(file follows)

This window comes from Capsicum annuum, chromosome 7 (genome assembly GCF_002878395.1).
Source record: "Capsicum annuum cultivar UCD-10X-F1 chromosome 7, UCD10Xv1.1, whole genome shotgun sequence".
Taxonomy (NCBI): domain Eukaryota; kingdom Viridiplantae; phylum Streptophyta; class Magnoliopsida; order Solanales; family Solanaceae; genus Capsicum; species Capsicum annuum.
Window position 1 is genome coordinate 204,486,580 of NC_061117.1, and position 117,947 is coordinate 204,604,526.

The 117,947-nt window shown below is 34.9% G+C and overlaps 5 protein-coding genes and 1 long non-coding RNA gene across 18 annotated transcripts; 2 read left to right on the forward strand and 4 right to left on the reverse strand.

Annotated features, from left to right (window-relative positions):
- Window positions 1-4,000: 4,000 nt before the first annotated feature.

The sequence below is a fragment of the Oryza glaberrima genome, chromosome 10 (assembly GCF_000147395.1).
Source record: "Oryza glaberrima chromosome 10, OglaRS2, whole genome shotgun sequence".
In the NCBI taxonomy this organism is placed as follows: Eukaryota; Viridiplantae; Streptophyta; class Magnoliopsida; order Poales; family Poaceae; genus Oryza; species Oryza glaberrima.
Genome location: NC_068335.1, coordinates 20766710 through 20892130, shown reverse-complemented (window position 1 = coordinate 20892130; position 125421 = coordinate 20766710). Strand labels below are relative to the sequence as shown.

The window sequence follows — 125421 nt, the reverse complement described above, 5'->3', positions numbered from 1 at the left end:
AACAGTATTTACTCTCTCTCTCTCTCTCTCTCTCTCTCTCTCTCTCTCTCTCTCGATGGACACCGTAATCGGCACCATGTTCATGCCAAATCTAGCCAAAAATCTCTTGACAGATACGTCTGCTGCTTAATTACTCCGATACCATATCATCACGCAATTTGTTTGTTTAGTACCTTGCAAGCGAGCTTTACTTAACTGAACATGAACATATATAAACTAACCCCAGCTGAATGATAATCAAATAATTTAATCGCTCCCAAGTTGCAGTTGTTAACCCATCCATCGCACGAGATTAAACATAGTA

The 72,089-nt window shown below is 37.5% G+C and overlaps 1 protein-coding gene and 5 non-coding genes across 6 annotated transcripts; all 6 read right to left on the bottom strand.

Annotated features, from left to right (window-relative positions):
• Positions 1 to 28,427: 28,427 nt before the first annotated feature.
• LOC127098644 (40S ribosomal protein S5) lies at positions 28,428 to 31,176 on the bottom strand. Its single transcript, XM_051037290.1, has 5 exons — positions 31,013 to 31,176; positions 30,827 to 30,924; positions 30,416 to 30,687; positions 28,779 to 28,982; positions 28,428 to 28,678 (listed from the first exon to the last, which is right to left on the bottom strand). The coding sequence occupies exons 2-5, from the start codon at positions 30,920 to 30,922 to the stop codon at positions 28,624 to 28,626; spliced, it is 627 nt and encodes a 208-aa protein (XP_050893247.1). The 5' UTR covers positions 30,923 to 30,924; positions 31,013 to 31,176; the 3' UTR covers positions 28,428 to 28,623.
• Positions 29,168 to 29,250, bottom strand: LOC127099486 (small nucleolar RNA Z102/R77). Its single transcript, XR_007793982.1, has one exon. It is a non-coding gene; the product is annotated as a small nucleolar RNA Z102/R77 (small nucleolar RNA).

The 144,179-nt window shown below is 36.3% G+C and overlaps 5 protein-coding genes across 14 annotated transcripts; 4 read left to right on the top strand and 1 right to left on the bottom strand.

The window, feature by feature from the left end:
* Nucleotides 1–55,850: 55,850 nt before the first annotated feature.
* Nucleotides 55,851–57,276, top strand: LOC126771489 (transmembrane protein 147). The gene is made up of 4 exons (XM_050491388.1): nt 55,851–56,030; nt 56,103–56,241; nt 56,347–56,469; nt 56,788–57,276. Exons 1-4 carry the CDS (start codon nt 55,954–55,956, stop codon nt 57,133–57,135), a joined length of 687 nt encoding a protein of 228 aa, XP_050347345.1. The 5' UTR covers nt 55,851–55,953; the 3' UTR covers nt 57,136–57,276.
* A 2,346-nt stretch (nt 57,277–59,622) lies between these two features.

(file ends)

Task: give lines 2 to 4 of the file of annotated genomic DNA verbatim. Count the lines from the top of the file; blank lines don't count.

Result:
Source record: "Capsicum annuum cultivar UCD-10X-F1 chromosome 7, UCD10Xv1.1, whole genome shotgun sequence".
Taxonomy (NCBI): domain Eukaryota; kingdom Viridiplantae; phylum Streptophyta; class Magnoliopsida; order Solanales; family Solanaceae; genus Capsicum; species Capsicum annuum.
Window position 1 is genome coordinate 204,486,580 of NC_061117.1, and position 117,947 is coordinate 204,604,526.